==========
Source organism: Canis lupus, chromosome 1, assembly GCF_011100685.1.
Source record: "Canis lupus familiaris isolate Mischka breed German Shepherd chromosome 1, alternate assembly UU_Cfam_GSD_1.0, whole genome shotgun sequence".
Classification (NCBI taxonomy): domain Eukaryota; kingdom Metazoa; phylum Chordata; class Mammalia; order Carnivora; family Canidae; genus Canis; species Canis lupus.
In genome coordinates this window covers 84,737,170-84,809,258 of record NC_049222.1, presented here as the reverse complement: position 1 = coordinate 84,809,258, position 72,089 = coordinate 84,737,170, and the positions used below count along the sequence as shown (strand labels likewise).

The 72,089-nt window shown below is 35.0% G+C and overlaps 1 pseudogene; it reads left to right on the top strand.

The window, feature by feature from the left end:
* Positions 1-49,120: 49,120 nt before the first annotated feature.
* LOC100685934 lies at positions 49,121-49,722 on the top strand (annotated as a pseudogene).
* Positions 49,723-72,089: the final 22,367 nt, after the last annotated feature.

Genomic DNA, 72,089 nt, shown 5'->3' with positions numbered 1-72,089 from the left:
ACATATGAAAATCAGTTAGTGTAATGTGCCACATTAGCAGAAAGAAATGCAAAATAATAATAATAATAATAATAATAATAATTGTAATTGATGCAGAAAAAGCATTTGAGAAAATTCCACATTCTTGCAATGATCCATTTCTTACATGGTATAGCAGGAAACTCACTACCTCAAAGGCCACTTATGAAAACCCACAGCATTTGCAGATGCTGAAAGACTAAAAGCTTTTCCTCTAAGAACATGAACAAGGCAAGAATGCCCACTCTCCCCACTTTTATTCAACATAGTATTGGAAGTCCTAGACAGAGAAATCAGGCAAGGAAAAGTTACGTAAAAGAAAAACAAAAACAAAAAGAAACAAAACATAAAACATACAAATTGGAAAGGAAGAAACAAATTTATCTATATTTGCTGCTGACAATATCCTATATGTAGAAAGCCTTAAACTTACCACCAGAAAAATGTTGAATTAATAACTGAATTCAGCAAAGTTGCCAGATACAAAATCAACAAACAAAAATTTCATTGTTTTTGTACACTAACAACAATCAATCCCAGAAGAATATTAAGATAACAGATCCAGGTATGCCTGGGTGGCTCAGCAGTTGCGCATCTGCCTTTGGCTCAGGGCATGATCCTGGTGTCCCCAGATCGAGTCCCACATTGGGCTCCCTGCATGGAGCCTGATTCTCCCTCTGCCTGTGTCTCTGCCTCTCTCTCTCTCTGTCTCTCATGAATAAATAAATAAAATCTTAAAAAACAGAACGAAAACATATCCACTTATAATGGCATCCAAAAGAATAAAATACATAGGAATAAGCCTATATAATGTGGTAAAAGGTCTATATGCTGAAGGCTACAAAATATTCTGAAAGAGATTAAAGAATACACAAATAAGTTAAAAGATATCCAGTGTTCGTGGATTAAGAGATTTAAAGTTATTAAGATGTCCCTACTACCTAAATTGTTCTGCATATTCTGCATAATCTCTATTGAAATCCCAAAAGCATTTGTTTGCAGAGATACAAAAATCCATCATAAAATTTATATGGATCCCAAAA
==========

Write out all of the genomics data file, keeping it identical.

Source organism: Canis lupus, chromosome 1, assembly GCF_011100685.1.
Source record: "Canis lupus familiaris isolate Mischka breed German Shepherd chromosome 1, alternate assembly UU_Cfam_GSD_1.0, whole genome shotgun sequence".
Classification (NCBI taxonomy): domain Eukaryota; kingdom Metazoa; phylum Chordata; class Mammalia; order Carnivora; family Canidae; genus Canis; species Canis lupus.
In genome coordinates this window covers 84,737,170-84,809,258 of record NC_049222.1, presented here as the reverse complement: position 1 = coordinate 84,809,258, position 72,089 = coordinate 84,737,170, and the positions used below count along the sequence as shown (strand labels likewise).

The 72,089-nt window shown below is 35.0% G+C and overlaps 1 pseudogene; it reads left to right on the top strand.

The window, feature by feature from the left end:
* Positions 1-49,120: 49,120 nt before the first annotated feature.
* LOC100685934 lies at positions 49,121-49,722 on the top strand (annotated as a pseudogene).
* Positions 49,723-72,089: the final 22,367 nt, after the last annotated feature.

Genomic DNA, 72,089 nt, shown 5'->3' with positions numbered 1-72,089 from the left:
ACATATGAAAATCAGTTAGTGTAATGTGCCACATTAGCAGAAAGAAATGCAAAATAATAATAATAATAATAATAATAATAATTGTAATTGATGCAGAAAAAGCATTTGAGAAAATTCCACATTCTTGCAATGATCCATTTCTTACATGGTATAGCAGGAAACTCACTACCTCAAAGGCCACTTATGAAAACCCACAGCATTTGCAGATGCTGAAAGACTAAAAGCTTTTCCTCTAAGAACATGAACAAGGCAAGAATGCCCACTCTCCCCACTTTTATTCAACATAGTATTGGAAGTCCTAGACAGAGAAATCAGGCAAGGAAAAGTTACGTAAAAGAAAAACAAAAACAAAAAGAAACAAAACATAAAACATACAAATTGGAAAGGAAGAAACAAATTTATCTATATTTGCTGCTGACAATATCCTATATGTAGAAAGCCTTAAACTTACCACCAGAAAAATGTTGAATTAATAACTGAATTCAGCAAAGTTGCCAGATACAAAATCAACAAACAAAAATTTCATTGTTTTTGTACACTAACAACAATCAATCCCAGAAGAATATTAAGATAACAGATCCAGGTATGCCTGGGTGGCTCAGCAGTTGCGCATCTGCCTTTGGCTCAGGGCATGATCCTGGTGTCCCCAGATCGAGTCCCACATTGGGCTCCCTGCATGGAGCCTGATTCTCCCTCTGCCTGTGTCTCTGCCTCTCTCTCTCTCTGTCTCTCATGAATAAATAAATAAAATCTTAAAAAACAGAACGAAAACATATCCACTTATAATGGCATCCAAAAGAATAAAATACATAGGAATAAGCCTATATAATGTGGTAAAAGGTCTATATGCTGAAGGCTACAAAATATTCTGAAAGAGATTAAAGAATACACAAATAAGTTAAAAGATATCCAGTGTTCGTGGATTAAGAGATTTAAAGTTATTAAGATGTCCCTACTACCTAAATTGTTCTGCATATTCTGCATAATCTCTATTGAAATCCCAAAAGCATTTGTTTGCAGAGATACAAAAATCCATCATAAAATTTATATGGATCCCAAAA